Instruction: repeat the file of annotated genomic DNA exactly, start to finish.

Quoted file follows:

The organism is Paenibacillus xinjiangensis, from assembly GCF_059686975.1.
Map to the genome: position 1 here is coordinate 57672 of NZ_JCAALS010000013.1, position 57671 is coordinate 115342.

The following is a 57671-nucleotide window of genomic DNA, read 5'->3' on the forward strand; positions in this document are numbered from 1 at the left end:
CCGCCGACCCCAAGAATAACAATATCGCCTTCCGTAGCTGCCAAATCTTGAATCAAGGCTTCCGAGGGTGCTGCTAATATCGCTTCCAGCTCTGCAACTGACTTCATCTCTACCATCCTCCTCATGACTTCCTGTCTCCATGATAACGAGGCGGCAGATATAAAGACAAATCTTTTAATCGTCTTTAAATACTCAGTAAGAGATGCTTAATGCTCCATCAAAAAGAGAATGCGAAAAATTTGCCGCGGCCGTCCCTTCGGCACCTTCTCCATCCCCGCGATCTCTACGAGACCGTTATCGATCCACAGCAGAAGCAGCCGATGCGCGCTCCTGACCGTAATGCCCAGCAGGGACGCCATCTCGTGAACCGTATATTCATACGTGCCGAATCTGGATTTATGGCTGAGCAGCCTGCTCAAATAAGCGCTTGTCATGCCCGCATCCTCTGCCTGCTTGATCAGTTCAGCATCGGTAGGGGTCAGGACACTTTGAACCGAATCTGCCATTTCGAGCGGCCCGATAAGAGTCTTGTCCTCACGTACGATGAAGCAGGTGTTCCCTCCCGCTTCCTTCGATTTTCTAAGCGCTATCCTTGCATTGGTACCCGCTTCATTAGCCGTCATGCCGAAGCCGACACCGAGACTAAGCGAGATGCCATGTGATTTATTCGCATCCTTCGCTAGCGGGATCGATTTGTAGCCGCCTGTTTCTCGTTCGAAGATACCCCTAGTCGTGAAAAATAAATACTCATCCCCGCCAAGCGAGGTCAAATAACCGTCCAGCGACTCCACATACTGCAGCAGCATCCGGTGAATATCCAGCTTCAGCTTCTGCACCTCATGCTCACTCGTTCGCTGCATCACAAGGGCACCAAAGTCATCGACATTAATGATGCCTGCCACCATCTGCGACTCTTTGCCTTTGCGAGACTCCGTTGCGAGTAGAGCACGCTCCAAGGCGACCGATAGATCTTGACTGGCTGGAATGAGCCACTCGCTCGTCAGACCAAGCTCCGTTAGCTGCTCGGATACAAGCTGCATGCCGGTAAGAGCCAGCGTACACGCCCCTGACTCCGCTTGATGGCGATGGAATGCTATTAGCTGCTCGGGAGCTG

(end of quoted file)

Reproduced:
The organism is Paenibacillus xinjiangensis, from assembly GCF_059686975.1.
Map to the genome: position 1 here is coordinate 57672 of NZ_JCAALS010000013.1, position 57671 is coordinate 115342.

The following is a 57671-nucleotide window of genomic DNA, read 5'->3' on the forward strand; positions in this document are numbered from 1 at the left end:
CCGCCGACCCCAAGAATAACAATATCGCCTTCCGTAGCTGCCAAATCTTGAATCAAGGCTTCCGAGGGTGCTGCTAATATCGCTTCCAGCTCTGCAACTGACTTCATCTCTACCATCCTCCTCATGACTTCCTGTCTCCATGATAACGAGGCGGCAGATATAAAGACAAATCTTTTAATCGTCTTTAAATACTCAGTAAGAGATGCTTAATGCTCCATCAAAAAGAGAATGCGAAAAATTTGCCGCGGCCGTCCCTTCGGCACCTTCTCCATCCCCGCGATCTCTACGAGACCGTTATCGATCCACAGCAGAAGCAGCCGATGCGCGCTCCTGACCGTAATGCCCAGCAGGGACGCCATCTCGTGAACCGTATATTCATACGTGCCGAATCTGGATTTATGGCTGAGCAGCCTGCTCAAATAAGCGCTTGTCATGCCCGCATCCTCTGCCTGCTTGATCAGTTCAGCATCGGTAGGGGTCAGGACACTTTGAACCGAATCTGCCATTTCGAGCGGCCCGATAAGAGTCTTGTCCTCACGTACGATGAAGCAGGTGTTCCCTCCCGCTTCCTTCGATTTTCTAAGCGCTATCCTTGCATTGGTACCCGCTTCATTAGCCGTCATGCCGAAGCCGACACCGAGACTAAGCGAGATGCCATGTGATTTATTCGCATCCTTCGCTAGCGGGATCGATTTGTAGCCGCCTGTTTCTCGTTCGAAGATACCCCTAGTCGTGAAAAATAAATACTCATCCCCGCCAAGCGAGGTCAAATAACCGTCCAGCGACTCCACATACTGCAGCAGCATCCGGTGAATATCCAGCTTCAGCTTCTGCACCTCATGCTCACTCGTTCGCTGCATCACAAGGGCACCAAAGTCATCGACATTAATGATGCCTGCCACCATCTGCGACTCTTTGCCTTTGCGAGACTCCGTTGCGAGTAGAGCACGCTCCAAGGCGACCGATAGATCTTGACTGGCTGGAATGAGCCACTCGCTCGTCAGACCAAGCTCCGTTAGCTGCTCGGATACAAGCTGCATGCCGGTAAGAGCCAGCGTACACGCCCCTGACTCCGCTTGATGGCGATGGAATGCTATTAGCTGCTCGGGAGCTG